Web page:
SALT LAKE CITY — Republican Senator Bob Bennett was thrown out of office yesterday by delegates at the Utah GOP convention in what represents a stunning defeat for a once-popular three-term incumbent who fell victim to a growing conservative movement nationwide.
Bennett’s failure to make it into Utah’s GOP primary — let alone win his party’s nomination — makes him the first congressional incumbent to be ousted this year and demonstrates the difficult challenges candidates are facing from the right in 2010.
Bennett survived a first round of voting yesterday among about 3,500 delegates but was a distant third in the second round. He garnered just under 27 percent of the vote. Businessman Tim Bridgewater had 37 percent and attorney Mike Lee got 35 percent.
“Don’t take a chance on a newcomer,’’ Bennett had pleaded in his brief speech to the delegates before the second round of voting began. “There’s too much at stake.’’
Bennett’s endorsements by the National Rifle Association and former presidential candidate Mitt Romney did little to stave off anger toward the Washington establishment from delegates.
Bennett, 76, initially faced seven Republican opponents who said he wasn’t conservative enough for ultraconservative Utah.
Bennett has been under fire for the past year for voting for a Wall Street bailout, cosponsoring a bipartisan bill mandating health insurance coverage, and for aggressively pursuing earmarks for his state.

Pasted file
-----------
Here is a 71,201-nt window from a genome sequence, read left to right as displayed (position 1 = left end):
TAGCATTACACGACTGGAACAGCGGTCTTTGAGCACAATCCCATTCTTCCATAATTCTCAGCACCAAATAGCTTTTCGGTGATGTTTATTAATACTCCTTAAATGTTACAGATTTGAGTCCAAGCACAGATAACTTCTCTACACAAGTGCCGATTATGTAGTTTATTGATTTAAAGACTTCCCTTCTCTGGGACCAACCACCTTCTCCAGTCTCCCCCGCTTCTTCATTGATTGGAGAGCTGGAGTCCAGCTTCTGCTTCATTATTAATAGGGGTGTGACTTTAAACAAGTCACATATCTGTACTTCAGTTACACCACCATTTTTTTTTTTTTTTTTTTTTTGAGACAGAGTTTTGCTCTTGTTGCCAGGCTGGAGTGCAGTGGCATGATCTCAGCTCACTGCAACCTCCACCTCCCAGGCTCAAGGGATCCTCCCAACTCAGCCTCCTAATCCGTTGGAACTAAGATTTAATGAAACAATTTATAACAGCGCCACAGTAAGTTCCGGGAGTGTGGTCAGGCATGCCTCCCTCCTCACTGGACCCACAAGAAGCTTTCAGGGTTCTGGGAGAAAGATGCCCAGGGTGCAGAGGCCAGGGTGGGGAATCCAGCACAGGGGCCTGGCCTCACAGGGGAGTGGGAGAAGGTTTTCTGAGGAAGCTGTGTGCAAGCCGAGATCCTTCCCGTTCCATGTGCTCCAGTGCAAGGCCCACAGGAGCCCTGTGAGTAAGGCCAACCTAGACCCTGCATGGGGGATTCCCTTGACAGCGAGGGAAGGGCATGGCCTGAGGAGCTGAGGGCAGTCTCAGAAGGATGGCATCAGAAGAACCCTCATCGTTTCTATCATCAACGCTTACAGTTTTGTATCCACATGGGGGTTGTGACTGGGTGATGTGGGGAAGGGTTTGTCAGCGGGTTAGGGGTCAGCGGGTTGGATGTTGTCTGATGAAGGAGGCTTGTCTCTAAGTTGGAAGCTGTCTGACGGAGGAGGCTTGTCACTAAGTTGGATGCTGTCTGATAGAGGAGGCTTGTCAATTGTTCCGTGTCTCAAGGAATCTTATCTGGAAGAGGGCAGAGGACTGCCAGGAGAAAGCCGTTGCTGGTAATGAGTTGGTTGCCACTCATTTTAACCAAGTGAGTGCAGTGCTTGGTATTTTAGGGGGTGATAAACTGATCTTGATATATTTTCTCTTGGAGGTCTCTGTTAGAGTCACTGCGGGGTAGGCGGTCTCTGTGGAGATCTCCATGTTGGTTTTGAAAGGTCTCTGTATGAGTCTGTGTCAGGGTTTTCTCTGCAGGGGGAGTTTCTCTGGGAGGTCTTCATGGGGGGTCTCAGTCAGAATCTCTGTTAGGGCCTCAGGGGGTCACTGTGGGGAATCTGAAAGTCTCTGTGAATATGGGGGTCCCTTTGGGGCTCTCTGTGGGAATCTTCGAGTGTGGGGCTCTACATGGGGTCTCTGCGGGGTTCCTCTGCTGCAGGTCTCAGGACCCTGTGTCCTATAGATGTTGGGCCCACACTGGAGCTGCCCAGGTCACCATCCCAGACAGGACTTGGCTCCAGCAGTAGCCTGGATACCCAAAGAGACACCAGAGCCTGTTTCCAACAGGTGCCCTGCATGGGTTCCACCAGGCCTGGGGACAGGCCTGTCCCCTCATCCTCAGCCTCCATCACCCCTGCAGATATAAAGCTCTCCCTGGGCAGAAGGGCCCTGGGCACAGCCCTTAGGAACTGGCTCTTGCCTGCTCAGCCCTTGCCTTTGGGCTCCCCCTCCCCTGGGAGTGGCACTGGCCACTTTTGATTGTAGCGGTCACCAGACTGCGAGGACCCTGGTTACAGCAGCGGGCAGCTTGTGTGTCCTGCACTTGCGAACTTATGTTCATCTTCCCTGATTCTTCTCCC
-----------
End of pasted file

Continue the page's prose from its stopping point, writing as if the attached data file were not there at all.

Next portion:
Lee and Bridgewater pledged to be more fiscally conservative than Bennett, who was targeted for defeat by the Washington-based antitax group Club for Growth.
— Associated Press
In his weekly radio and Internet address, Obama promoted his top domestic priority, which passed Congress with no Republican votes and continues to stir strong emotions nationwide. He acknowledged that many provisions will not take effect for years. But he said others are doing some families good now.
Some 4 million small-business owners and organizations have been told of a possible health care tax cut this year, Obama said. On June 15, some older people with high prescription drug costs will receive $250 to help fill a gap in Medicare’s pharmaceutical benefits.
A new federal agency will provide grants to states with the best oversight programs, Obama said.
— Associated Press